Prioritization is a dynamic process, and occasionally, ranking of individual species may shift due to changes in plant behavior over time. For example, the exotic species velvet grass was first documented in Yosemite in 1919, but its non-invasive behavior did not warrant focused treatment for many decades. By 2006, managers recognized velvet grass was aggressively spreading from established patches and assigned it a high priority for control. Still other invasive species not yet been found in the park that are problem species in habitats similar to those found in the park are placed on a watch list [113 kb PDF] if their arrival in the park is anticipated. Park botanists and invasive plant staff specifically study such species so that they are readily noticed should they arrive. Effective prioritization results feeds directly into control operations.


Which control operation is implemented by managers can vary greatly from species to species depending on specific plant characteristics. Decisions for follow-up or modified treatments, as well as determining if there is even a need for future treatments can be informed by various types of monitoring.


Invasive plant control efforts are monitored to determine whether management objectives are being met and to ensure the effectiveness of control treatments. Monitoring data provides the necessary detail of post-treatment condition and compares it to pre-treatment data. The quality of monitoring is dependent on the sufficiency of baseline inventory information. The extent of monitoring can vary from year to year depending upon the needs of the program and the availability of funding and staff. Effective monitoring goals are those that are well-defined, easily quantifiable, and time specific. Trend monitoring includes the following:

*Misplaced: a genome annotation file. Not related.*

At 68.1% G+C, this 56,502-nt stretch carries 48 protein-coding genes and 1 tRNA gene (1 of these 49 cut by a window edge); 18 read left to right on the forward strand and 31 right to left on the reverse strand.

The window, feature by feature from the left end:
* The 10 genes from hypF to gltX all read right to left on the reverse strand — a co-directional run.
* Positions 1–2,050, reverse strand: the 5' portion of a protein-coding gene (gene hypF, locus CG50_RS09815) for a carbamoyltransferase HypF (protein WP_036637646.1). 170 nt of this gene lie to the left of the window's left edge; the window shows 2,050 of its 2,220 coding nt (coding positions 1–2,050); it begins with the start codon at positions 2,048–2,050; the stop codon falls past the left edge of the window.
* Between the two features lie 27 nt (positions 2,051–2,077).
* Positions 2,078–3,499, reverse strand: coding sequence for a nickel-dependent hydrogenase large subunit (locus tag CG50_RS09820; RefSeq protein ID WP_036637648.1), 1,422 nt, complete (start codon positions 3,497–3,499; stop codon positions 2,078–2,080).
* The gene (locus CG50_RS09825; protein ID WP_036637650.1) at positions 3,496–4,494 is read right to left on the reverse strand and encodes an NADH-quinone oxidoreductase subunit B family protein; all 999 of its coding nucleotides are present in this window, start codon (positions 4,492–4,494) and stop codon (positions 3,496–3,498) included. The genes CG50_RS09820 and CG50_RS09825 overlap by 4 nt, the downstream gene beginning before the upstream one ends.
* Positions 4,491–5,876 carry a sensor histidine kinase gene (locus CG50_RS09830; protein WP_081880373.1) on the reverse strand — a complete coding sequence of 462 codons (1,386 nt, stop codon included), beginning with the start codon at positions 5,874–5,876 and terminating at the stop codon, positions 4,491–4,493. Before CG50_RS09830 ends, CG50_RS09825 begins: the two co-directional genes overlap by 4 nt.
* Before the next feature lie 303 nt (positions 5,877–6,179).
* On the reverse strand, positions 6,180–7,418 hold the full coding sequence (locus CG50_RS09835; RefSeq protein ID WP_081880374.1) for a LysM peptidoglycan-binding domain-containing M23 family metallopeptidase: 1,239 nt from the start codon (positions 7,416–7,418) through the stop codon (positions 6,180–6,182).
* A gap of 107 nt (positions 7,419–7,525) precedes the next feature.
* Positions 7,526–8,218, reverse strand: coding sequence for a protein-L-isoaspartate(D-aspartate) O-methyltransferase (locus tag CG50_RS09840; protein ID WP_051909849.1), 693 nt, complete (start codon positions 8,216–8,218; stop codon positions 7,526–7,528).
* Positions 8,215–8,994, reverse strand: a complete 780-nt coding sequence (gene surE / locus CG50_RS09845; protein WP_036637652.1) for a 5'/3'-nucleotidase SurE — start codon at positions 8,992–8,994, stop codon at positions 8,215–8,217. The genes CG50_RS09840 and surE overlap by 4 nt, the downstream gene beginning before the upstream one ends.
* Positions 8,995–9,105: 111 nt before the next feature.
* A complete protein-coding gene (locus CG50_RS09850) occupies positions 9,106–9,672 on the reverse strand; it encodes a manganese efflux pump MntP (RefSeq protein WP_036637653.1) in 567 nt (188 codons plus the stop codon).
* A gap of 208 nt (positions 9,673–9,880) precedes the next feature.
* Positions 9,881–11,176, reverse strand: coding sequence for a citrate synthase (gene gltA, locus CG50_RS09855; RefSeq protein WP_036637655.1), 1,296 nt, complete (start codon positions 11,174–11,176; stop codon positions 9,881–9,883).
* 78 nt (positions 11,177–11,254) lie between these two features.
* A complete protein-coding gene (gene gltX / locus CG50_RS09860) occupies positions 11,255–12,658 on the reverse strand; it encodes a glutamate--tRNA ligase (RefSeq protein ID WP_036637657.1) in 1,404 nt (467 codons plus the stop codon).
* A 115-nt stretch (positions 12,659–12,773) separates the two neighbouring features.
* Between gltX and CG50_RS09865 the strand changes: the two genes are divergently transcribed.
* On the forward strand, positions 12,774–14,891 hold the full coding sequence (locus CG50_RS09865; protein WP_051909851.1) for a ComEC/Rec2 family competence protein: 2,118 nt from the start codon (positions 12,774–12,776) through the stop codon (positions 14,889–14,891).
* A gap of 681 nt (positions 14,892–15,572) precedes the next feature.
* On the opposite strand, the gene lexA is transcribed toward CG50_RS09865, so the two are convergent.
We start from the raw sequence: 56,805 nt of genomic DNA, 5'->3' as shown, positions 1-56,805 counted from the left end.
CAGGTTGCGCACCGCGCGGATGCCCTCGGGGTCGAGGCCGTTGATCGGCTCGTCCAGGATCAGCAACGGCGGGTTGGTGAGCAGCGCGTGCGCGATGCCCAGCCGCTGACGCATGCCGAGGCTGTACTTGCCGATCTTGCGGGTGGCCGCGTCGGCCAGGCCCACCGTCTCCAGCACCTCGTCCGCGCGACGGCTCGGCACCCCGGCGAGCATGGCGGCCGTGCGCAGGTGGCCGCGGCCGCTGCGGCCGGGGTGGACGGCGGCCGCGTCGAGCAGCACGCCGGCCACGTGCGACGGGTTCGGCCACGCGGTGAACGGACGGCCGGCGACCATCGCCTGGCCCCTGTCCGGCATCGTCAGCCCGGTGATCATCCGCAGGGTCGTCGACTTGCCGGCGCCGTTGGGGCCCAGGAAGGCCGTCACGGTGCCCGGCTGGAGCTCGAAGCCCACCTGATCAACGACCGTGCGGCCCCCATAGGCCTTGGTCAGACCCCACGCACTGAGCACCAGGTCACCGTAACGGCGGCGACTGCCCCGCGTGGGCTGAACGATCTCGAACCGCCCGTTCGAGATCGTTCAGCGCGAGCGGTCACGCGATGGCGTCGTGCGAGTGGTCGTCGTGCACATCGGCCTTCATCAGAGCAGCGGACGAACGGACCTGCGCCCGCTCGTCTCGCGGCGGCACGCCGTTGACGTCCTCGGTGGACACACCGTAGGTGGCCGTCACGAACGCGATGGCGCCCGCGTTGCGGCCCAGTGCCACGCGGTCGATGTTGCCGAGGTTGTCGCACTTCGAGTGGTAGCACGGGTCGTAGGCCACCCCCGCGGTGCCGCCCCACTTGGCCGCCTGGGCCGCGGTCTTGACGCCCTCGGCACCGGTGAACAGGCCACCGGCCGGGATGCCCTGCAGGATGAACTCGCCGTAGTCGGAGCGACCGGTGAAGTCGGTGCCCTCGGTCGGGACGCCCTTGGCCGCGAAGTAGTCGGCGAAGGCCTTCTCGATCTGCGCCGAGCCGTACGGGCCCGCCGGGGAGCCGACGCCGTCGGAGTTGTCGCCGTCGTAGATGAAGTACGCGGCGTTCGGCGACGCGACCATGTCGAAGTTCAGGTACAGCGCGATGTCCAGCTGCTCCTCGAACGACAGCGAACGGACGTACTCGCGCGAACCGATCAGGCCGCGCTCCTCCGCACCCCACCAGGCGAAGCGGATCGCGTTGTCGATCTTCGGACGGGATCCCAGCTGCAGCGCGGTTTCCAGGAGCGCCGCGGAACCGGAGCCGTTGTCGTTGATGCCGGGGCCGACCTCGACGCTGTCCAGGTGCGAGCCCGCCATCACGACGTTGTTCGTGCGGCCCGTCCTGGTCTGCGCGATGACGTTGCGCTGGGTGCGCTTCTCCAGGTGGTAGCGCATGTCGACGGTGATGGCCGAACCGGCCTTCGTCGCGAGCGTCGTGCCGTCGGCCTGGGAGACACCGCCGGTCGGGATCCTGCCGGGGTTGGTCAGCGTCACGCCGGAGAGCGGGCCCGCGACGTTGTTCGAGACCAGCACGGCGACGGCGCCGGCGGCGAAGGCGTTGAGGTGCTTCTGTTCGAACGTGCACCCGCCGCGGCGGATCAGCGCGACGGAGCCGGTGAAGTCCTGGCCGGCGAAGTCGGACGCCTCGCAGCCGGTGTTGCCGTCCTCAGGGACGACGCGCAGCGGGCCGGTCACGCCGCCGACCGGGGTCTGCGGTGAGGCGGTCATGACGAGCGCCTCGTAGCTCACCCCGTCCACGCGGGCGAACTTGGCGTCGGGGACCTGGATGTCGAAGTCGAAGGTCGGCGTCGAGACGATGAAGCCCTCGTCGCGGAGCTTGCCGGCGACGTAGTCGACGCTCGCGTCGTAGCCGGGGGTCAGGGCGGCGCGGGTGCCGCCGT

• Efficacy monitoring of control and prevention efforts helps determine whether or not objectives are being met through current management actions over a designated time.
  • Non-target effects monitoring evaluates the potential unintended consequences of management actions on non-target resources.
  • Ecological restoration monitoringevaluates the effectiveness of management actions for establishing natural ecosystem composition structure and ecosystem processes over a set time.
  • Corrective actions monitoring provides justification for eliminating actions that are not working, or modifying management tools and methods to improve their effectiveness.

Map showing pre- and post-treatment blackberry occurrence

Mapping a patch of Himalayan blackberry before herbicide treatment (left) provides baseline data that can be used to monitor treatment efficacy. The right image shows the extent of the blackberry patch one year after treatment.

The elements of monitoring allow for an adaptive approach so that park managers can adjust control methods as necessary to improve treatment success in the future. Monitoring is a crucial step in an iterative process that can benefit land managers in other parts of the Sierra Nevada and elsewhere. Land managers from other regions can learn from treatment success and failures documented in Yosemite, thus, informing and assisting with their management decisions. Additionally, this information can be synthesized in ways that incorporate diverse methods of outreach and education to reach a greater audience.

Research, Education, and Outreach